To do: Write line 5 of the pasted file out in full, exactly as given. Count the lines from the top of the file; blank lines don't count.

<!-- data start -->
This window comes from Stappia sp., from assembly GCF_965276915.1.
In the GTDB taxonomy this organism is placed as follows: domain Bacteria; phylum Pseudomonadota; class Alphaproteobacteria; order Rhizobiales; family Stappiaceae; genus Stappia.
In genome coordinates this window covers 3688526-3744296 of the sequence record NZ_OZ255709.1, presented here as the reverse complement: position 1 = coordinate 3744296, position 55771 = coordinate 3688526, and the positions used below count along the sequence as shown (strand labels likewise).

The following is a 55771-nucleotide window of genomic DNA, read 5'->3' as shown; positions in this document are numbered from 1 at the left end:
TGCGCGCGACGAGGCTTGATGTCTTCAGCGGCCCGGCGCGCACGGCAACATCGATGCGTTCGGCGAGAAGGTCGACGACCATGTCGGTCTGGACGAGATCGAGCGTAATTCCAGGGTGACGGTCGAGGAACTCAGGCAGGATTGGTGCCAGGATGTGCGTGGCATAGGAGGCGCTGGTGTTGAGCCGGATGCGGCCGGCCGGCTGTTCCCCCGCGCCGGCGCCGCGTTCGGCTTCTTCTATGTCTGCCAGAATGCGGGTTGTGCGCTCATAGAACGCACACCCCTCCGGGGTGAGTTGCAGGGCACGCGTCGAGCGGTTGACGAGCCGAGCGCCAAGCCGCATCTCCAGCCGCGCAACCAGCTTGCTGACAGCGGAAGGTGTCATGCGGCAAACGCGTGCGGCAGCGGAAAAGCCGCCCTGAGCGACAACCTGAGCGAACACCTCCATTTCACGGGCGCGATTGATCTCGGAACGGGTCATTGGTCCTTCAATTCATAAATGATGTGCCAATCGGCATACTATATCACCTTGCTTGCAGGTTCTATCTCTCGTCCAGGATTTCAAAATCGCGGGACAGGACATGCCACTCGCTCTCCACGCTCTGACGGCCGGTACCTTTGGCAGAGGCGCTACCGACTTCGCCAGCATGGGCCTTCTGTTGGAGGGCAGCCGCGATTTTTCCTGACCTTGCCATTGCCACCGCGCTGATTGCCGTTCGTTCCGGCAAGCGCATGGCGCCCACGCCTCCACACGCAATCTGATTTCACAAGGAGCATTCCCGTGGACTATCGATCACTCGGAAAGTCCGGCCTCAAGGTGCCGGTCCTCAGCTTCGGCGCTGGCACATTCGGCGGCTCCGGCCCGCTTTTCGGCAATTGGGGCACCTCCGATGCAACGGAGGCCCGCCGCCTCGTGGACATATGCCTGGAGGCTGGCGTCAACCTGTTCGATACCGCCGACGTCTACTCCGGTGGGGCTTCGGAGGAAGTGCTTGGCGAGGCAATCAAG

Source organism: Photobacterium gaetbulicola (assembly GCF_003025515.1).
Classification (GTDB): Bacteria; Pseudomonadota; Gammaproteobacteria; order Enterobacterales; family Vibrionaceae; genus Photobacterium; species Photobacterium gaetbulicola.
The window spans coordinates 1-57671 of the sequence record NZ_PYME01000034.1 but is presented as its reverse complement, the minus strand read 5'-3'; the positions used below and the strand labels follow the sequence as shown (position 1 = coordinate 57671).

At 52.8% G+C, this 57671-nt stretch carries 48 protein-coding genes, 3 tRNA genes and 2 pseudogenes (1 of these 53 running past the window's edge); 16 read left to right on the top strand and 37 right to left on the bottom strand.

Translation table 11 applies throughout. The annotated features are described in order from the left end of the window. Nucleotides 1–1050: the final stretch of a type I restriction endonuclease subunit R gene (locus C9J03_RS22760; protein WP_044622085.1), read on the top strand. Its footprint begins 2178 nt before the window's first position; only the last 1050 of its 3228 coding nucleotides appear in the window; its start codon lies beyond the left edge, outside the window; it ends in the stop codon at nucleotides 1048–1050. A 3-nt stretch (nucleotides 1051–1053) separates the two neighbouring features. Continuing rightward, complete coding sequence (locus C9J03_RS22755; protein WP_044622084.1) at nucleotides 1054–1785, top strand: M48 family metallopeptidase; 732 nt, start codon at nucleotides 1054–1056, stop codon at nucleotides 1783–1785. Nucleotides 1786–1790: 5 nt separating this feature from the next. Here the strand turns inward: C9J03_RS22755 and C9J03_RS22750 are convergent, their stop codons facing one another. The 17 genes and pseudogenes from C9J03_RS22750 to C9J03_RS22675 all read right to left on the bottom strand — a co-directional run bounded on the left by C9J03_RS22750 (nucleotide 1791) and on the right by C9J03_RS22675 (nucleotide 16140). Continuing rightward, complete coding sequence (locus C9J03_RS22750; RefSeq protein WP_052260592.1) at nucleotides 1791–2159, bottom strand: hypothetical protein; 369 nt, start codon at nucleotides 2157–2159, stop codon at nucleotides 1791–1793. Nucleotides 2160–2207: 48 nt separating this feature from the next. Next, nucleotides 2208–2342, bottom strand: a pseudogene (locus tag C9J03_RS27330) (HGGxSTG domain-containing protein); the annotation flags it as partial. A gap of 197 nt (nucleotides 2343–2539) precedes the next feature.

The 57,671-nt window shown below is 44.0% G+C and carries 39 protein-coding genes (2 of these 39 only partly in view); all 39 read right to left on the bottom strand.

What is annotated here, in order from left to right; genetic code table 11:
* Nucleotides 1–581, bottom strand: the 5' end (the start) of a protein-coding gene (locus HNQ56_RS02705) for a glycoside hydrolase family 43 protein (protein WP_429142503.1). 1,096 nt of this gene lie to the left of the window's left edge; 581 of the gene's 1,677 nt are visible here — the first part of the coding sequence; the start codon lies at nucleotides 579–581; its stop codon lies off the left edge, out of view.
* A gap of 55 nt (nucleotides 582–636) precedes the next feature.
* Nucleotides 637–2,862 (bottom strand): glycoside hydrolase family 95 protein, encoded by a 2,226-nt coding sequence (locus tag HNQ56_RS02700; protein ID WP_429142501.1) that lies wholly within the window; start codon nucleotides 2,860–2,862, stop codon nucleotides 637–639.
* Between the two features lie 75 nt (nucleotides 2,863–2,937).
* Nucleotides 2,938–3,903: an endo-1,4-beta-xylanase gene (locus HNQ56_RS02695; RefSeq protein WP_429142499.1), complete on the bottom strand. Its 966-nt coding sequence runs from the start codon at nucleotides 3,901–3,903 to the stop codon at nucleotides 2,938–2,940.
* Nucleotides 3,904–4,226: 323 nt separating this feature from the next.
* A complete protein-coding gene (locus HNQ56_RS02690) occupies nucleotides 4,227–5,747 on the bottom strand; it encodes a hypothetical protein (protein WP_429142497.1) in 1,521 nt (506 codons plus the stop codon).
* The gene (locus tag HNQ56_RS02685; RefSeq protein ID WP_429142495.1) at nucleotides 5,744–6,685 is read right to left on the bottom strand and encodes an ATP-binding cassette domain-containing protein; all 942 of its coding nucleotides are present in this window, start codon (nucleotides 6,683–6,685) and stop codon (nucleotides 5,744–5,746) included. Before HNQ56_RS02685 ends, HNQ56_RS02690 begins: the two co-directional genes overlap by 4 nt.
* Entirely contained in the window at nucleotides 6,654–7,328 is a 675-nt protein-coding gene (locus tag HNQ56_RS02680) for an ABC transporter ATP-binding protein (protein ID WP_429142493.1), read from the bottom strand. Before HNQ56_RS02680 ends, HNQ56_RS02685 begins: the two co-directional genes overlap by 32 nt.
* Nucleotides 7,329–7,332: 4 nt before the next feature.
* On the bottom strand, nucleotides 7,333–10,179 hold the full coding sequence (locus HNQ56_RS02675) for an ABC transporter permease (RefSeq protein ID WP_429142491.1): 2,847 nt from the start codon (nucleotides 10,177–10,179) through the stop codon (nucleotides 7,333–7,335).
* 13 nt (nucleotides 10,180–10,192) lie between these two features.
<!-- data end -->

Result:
TGCGCGCGACGAGGCTTGATGTCTTCAGCGGCCCGGCGCGCACGGCAACATCGATGCGTTCGGCGAGAAGGTCGACGACCATGTCGGTCTGGACGAGATCGAGCGTAATTCCAGGGTGACGGTCGAGGAACTCAGGCAGGATTGGTGCCAGGATGTGCGTGGCATAGGAGGCGCTGGTGTTGAGCCGGATGCGGCCGGCCGGCTGTTCCCCCGCGCCGGCGCCGCGTTCGGCTTCTTCTATGTCTGCCAGAATGCGGGTTGTGCGCTCATAGAACGCACACCCCTCCGGGGTGAGTTGCAGGGCACGCGTCGAGCGGTTGACGAGCCGAGCGCCAAGCCGCATCTCCAGCCGCGCAACCAGCTTGCTGACAGCGGAAGGTGTCATGCGGCAAACGCGTGCGGCAGCGGAAAAGCCGCCCTGAGCGACAACCTGAGCGAACACCTCCATTTCACGGGCGCGATTGATCTCGGAACGGGTCATTGGTCCTTCAATTCATAAATGATGTGCCAATCGGCATACTATATCACCTTGCTTGCAGGTTCTATCTCTCGTCCAGGATTTCAAAATCGCGGGACAGGACATGCCACTCGCTCTCCACGCTCTGACGGCCGGTACCTTTGGCAGAGGCGCTACCGACTTCGCCAGCATGGGCCTTCTGTTGGAGGGCAGCCGCGATTTTTCCTGACCTTGCCATTGCCACCGCGCTGATTGCCGTTCGTTCCGGCAAGCGCATGGCGCCCACGCCTCCACACGCAATCTGATTTCACAAGGAGCATTCCCGTGGACTATCGATCACTCGGAAAGTCCGGCCTCAAGGTGCCGGTCCTCAGCTTCGGCGCTGGCACATTCGGCGGCTCCGGCCCGCTTTTCGGCAATTGGGGCACCTCCGATGCAACGGAGGCCCGCCGCCTCGTGGACATATGCCTGGAGGCTGGCGTCAACCTGTTCGATACCGCCGACGTCTACTCCGGTGGGGCTTCGGAGGAAGTGCTTGGCGAGGCAATCAAG